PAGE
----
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Who has the right to organise a funeral, and how to avoid a grave mistake?

People always want to do their best for their loved ones, and included in that, is providing a funeral service that they think their deceased relative or friend would be pleased with.

However, this can cause issues of contention between different family members, particularly if one person wants to arrange a funeral service one way, but someone else wants to arrange it another way.

A recent case, Otitoju v Onwordi [2023] EWHC 2665 (Ch), illustrates this scenario. The deceased's daughter and the deceased’s partner couldn't agree on who should organise the funeral and how the service should take place.


In Otitoju v Onwordi, the deceased was born in Nigeria in 1955, and died in Walthamstow in August 2023. He left behind five children, including the claimant, Otitoju, who received support from her siblings. The deceased was also survived by other relatives, including his mother.

Before his death, the deceased was in a relationship with Onwordi, who was the defendant in the case. At the time of his death the pair were unmarried.  Initially, Otitoju made a claim seeking an order to arrange the funeral and take possession of the deceased’s body, believing her father had died without a valid will. Initially, this order was granted.

However, Onwordi contested this, presenting a will allegedly signed by the deceased a month before his death. The will had been signed with a fingerprint instead of a signature and had been witnessed by the Deceased’s stepdaughter (the partner’s daughter) and another person.

The deceased's stepdaughter, Adesanya, filed a related claim against the claimant from the first case. Adesanya, along with another person, were named as executors in the deceased will dated July 15, 2023. Adesanya made a second claim, aiming to cancel the previous order, arguing that the appointed executors should have possession of the body and make the necessary arrangements to organise the funeral.

What does the law say?

The law dictates that while no one possesses the right to a body, there's a duty to handle its disposal properly. Typically, this duty falls upon the personal representatives of the deceased's estate, such as executors appointed in a will.

In cases where there's no valid will, this duty falls upon the estate administrators. However, they can't take possession until probate is granted, unless the court deems probate unnecessary.

The only ways in which an executor’s duty would be overridden, would be to successfully challenge the Will in which the executor is appointed, or for the executor to be removed.

The outcome of Otitoju v Onwordi 

The validity of the will was crucial in determining the outcome because if the Will was invalid, it would have been revoked and Adesanya would not have been an executor. Consequently Otitoju, as a child of the Deceased, would have been entitled, as per the rules of intestacy, to apply for probate and take possession of her father’s body.

Otitoju contested the Wills validity, citing a litany of errors, lack of awareness of the will’s existence, and doubts about the deceased's ability to sign the document. Otitoju also questioned her father’s capacity to make a Will and contended that the Will couldn’t have been executed on the day stated because the nurse who witnessed the Will was not in work that day.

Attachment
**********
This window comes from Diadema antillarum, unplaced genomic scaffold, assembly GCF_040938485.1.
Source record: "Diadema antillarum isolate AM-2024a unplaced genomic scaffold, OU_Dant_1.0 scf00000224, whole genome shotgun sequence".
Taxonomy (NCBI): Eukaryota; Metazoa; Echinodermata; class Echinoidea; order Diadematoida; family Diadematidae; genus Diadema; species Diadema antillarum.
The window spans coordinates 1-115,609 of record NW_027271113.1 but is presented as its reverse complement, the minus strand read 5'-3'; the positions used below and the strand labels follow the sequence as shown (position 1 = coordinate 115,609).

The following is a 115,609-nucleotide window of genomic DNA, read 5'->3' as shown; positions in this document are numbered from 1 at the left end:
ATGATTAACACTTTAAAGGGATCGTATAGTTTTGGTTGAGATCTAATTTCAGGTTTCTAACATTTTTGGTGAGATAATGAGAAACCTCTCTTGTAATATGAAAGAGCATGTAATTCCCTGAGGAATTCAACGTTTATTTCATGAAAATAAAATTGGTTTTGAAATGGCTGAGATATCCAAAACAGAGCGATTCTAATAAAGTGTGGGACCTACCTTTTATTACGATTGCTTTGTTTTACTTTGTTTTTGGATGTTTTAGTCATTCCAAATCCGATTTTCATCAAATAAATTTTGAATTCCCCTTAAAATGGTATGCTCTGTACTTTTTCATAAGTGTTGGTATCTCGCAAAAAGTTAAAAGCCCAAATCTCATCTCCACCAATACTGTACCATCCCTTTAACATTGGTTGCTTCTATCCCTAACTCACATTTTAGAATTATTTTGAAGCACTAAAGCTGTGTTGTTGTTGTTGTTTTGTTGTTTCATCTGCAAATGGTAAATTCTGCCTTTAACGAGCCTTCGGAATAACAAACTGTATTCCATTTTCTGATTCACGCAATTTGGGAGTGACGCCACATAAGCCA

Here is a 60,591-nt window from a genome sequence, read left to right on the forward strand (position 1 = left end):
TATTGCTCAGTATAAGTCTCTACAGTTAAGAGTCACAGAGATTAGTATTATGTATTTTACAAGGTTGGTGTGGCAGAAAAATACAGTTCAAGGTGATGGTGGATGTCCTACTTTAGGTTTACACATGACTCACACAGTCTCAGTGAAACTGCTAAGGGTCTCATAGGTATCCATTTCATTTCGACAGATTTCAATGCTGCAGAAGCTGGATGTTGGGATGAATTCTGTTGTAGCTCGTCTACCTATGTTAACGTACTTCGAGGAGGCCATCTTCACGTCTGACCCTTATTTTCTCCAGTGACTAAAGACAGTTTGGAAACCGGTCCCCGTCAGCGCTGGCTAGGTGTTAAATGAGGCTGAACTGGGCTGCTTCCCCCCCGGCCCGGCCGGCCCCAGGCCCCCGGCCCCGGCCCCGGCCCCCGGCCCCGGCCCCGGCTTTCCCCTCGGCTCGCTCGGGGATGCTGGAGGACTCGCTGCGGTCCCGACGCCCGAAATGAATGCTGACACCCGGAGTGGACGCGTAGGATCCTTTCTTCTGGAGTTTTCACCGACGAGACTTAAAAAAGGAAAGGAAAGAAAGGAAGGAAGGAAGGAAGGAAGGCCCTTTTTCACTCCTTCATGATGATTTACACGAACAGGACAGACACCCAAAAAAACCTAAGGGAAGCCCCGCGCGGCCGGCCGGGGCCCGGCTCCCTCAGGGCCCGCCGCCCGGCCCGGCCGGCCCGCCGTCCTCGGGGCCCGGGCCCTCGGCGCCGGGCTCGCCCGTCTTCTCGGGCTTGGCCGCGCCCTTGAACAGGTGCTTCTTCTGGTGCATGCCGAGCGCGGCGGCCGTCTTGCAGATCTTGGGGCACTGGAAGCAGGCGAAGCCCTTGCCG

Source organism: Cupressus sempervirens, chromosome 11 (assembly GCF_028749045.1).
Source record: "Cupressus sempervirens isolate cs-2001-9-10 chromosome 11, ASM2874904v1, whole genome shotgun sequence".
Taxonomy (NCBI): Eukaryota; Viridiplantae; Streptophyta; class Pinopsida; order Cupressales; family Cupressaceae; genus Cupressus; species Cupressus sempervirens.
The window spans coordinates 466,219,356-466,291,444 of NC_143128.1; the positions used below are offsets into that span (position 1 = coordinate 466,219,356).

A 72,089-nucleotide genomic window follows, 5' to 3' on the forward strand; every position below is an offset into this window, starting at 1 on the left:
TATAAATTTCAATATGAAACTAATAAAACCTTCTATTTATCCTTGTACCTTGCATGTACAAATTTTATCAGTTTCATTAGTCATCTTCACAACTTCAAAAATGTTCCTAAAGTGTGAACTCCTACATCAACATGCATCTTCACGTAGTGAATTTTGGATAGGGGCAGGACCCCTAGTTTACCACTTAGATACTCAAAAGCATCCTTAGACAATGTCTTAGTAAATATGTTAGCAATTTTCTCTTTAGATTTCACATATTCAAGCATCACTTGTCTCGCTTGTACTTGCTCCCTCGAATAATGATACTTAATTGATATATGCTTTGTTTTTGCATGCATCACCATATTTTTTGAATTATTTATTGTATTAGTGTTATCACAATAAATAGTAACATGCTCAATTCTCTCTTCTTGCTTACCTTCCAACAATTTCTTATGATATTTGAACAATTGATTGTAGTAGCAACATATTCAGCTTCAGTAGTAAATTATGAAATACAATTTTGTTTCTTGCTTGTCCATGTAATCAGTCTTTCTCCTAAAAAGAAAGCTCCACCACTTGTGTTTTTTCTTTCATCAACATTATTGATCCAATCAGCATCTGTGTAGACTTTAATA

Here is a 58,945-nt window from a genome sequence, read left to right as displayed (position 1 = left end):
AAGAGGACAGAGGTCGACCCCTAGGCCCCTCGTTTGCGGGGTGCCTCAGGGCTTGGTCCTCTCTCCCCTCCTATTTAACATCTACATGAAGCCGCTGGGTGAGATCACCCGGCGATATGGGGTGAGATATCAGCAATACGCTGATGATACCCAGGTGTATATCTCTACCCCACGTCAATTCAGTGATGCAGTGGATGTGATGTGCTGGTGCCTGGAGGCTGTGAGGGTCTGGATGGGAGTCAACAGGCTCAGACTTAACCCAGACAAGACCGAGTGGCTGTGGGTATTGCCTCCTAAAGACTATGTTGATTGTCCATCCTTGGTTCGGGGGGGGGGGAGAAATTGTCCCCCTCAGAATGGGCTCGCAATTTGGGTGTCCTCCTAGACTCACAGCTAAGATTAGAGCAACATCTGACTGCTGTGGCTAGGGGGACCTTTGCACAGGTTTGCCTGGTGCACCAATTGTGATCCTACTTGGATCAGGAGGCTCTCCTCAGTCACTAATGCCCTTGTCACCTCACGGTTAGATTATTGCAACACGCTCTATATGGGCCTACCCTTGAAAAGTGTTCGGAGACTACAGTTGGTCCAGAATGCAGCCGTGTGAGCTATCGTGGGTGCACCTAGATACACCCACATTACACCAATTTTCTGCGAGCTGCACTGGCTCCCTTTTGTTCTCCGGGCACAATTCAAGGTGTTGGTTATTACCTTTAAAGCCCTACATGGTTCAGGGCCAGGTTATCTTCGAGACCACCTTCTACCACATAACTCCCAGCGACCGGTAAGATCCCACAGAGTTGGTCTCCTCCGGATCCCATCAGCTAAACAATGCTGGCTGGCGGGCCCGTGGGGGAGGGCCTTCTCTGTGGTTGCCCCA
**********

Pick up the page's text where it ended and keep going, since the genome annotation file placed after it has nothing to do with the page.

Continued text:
However, the Court decided that the Will was valid under the applicable law, in that there is a presumption that a will is executed correctly and the Wills Act 1837 complied with; and, that a fingerprint affixed to a Will is sufficient to meet the requirements of the Wills Act.

Furthermore, the Will was prepared by a solicitor and duly executed, there is a presumption that the Will was the intention of the deceased, and the Court found that there was no reason to question the Deceased’s capacity when making the Will.

As a result, the appointed executors had possession of the deceased body and had the right to arrange the deceased's funeral.

Concluding comments

In instances where a person dies intestate (i.e. without a will), it’s usually easy to determine who has the right to possession of the body of a deceased person – it’s the administrator, which is the person who is entitled to apply for probate.

Equally, where a person dies with a Will, it’s usually easy to determine who has the right – it’s usually the named executor.

That being said, both can be subject to challenge. Where a person appears to die intestate, it could be that a Will is found that changes who has the right to possession. Where a person dies with a Will, it may be the case that the will is challenged on one or many grounds.

What is clear is that the law states who has the right to possession in both circumstances, but to whom that right is afforded, depends on each different situation.

Making any sort of application, whether that be a challenge to a will’s validity or for the Court to clarify who is responsible, you will need the advice and representation of an experienced contentious wills and probate solicitor, who can advise you in the best way possible.

To speak to someone in our Contentious Wills and Probate team, please email or phone 01295 270999 (Banbury Office), 01869 252161 (Bicester Office), or 01788 579579 (Rugby Office).